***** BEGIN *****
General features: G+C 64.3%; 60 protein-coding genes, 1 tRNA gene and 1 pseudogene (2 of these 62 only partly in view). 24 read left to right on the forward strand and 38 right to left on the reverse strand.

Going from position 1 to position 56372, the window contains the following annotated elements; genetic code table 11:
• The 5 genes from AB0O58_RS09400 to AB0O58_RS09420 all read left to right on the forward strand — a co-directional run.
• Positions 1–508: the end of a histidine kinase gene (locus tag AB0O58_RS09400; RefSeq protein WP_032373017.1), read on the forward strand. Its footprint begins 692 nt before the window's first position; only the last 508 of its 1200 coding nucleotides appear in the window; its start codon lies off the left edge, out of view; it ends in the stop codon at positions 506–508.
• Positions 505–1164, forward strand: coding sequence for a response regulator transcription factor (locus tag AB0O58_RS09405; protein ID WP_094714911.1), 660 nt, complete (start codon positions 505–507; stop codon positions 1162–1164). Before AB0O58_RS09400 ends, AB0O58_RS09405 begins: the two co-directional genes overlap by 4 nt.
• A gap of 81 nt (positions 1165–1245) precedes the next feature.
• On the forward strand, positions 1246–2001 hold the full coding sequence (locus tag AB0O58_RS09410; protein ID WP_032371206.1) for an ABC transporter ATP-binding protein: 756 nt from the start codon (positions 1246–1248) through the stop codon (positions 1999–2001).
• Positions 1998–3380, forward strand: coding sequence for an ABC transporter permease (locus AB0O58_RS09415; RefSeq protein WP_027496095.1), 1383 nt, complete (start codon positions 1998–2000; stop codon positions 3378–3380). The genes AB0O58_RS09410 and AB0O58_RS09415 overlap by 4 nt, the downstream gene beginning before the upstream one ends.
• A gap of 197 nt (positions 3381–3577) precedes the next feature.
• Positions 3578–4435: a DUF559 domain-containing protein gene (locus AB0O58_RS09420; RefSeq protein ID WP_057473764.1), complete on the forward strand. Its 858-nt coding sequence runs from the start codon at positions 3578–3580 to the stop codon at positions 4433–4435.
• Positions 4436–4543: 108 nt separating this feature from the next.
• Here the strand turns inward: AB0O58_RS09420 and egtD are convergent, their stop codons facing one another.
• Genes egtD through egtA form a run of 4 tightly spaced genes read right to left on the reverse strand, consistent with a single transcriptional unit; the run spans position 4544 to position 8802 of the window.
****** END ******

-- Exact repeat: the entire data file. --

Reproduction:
General features: G+C 64.3%; 60 protein-coding genes, 1 tRNA gene and 1 pseudogene (2 of these 62 only partly in view). 24 read left to right on the forward strand and 38 right to left on the reverse strand.

Going from position 1 to position 56372, the window contains the following annotated elements; genetic code table 11:
• The 5 genes from AB0O58_RS09400 to AB0O58_RS09420 all read left to right on the forward strand — a co-directional run.
• Positions 1–508: the end of a histidine kinase gene (locus tag AB0O58_RS09400; RefSeq protein WP_032373017.1), read on the forward strand. Its footprint begins 692 nt before the window's first position; only the last 508 of its 1200 coding nucleotides appear in the window; its start codon lies off the left edge, out of view; it ends in the stop codon at positions 506–508.
• Positions 505–1164, forward strand: coding sequence for a response regulator transcription factor (locus tag AB0O58_RS09405; protein ID WP_094714911.1), 660 nt, complete (start codon positions 505–507; stop codon positions 1162–1164). Before AB0O58_RS09400 ends, AB0O58_RS09405 begins: the two co-directional genes overlap by 4 nt.
• A gap of 81 nt (positions 1165–1245) precedes the next feature.
• On the forward strand, positions 1246–2001 hold the full coding sequence (locus tag AB0O58_RS09410; protein ID WP_032371206.1) for an ABC transporter ATP-binding protein: 756 nt from the start codon (positions 1246–1248) through the stop codon (positions 1999–2001).
• Positions 1998–3380, forward strand: coding sequence for an ABC transporter permease (locus AB0O58_RS09415; RefSeq protein WP_027496095.1), 1383 nt, complete (start codon positions 1998–2000; stop codon positions 3378–3380). The genes AB0O58_RS09410 and AB0O58_RS09415 overlap by 4 nt, the downstream gene beginning before the upstream one ends.
• A gap of 197 nt (positions 3381–3577) precedes the next feature.
• Positions 3578–4435: a DUF559 domain-containing protein gene (locus AB0O58_RS09420; RefSeq protein ID WP_057473764.1), complete on the forward strand. Its 858-nt coding sequence runs from the start codon at positions 3578–3580 to the stop codon at positions 4433–4435.
• Positions 4436–4543: 108 nt separating this feature from the next.
• Here the strand turns inward: AB0O58_RS09420 and egtD are convergent, their stop codons facing one another.
• Genes egtD through egtA form a run of 4 tightly spaced genes read right to left on the reverse strand, consistent with a single transcriptional unit; the run spans position 4544 to position 8802 of the window.